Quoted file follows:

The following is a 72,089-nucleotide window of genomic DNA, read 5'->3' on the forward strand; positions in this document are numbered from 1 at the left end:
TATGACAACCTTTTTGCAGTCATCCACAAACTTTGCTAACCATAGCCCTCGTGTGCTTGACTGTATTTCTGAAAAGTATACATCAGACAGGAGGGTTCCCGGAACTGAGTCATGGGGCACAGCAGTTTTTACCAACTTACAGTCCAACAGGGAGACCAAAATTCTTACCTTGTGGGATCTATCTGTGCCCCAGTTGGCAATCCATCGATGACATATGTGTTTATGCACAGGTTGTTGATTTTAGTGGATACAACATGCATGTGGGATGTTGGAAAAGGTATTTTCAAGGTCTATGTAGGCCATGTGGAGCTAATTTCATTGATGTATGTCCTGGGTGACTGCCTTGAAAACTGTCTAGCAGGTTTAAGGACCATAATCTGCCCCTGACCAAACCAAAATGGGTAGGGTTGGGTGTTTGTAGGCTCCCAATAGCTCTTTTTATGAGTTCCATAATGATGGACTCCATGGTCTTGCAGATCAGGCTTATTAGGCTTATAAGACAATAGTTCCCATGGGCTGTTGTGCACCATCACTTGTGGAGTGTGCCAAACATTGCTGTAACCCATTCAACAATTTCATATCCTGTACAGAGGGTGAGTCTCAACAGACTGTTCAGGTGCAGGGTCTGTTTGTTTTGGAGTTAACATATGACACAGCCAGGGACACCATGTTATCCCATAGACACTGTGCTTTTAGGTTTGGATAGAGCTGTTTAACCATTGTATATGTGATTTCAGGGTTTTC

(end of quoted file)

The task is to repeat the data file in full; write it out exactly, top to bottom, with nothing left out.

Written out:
The following is a 72,089-nucleotide window of genomic DNA, read 5'->3' on the forward strand; positions in this document are numbered from 1 at the left end:
TATGACAACCTTTTTGCAGTCATCCACAAACTTTGCTAACCATAGCCCTCGTGTGCTTGACTGTATTTCTGAAAAGTATACATCAGACAGGAGGGTTCCCGGAACTGAGTCATGGGGCACAGCAGTTTTTACCAACTTACAGTCCAACAGGGAGACCAAAATTCTTACCTTGTGGGATCTATCTGTGCCCCAGTTGGCAATCCATCGATGACATATGTGTTTATGCACAGGTTGTTGATTTTAGTGGATACAACATGCATGTGGGATGTTGGAAAAGGTATTTTCAAGGTCTATGTAGGCCATGTGGAGCTAATTTCATTGATGTATGTCCTGGGTGACTGCCTTGAAAACTGTCTAGCAGGTTTAAGGACCATAATCTGCCCCTGACCAAACCAAAATGGGTAGGGTTGGGTGTTTGTAGGCTCCCAATAGCTCTTTTTATGAGTTCCATAATGATGGACTCCATGGTCTTGCAGATCAGGCTTATTAGGCTTATAAGACAATAGTTCCCATGGGCTGTTGTGCACCATCACTTGTGGAGTGTGCCAAACATTGCTGTAACCCATTCAACAATTTCATATCCTGTACAGAGGGTGAGTCTCAACAGACTGTTCAGGTGCAGGGTCTGTTTGTTTTGGAGTTAACATATGACACAGCCAGGGACACCATGTTATCCCATAGACACTGTGCTTTTAGGTTTGGATAGAGCTGTTTAACCATTGTATATGTGATTTCAGGGTTTTC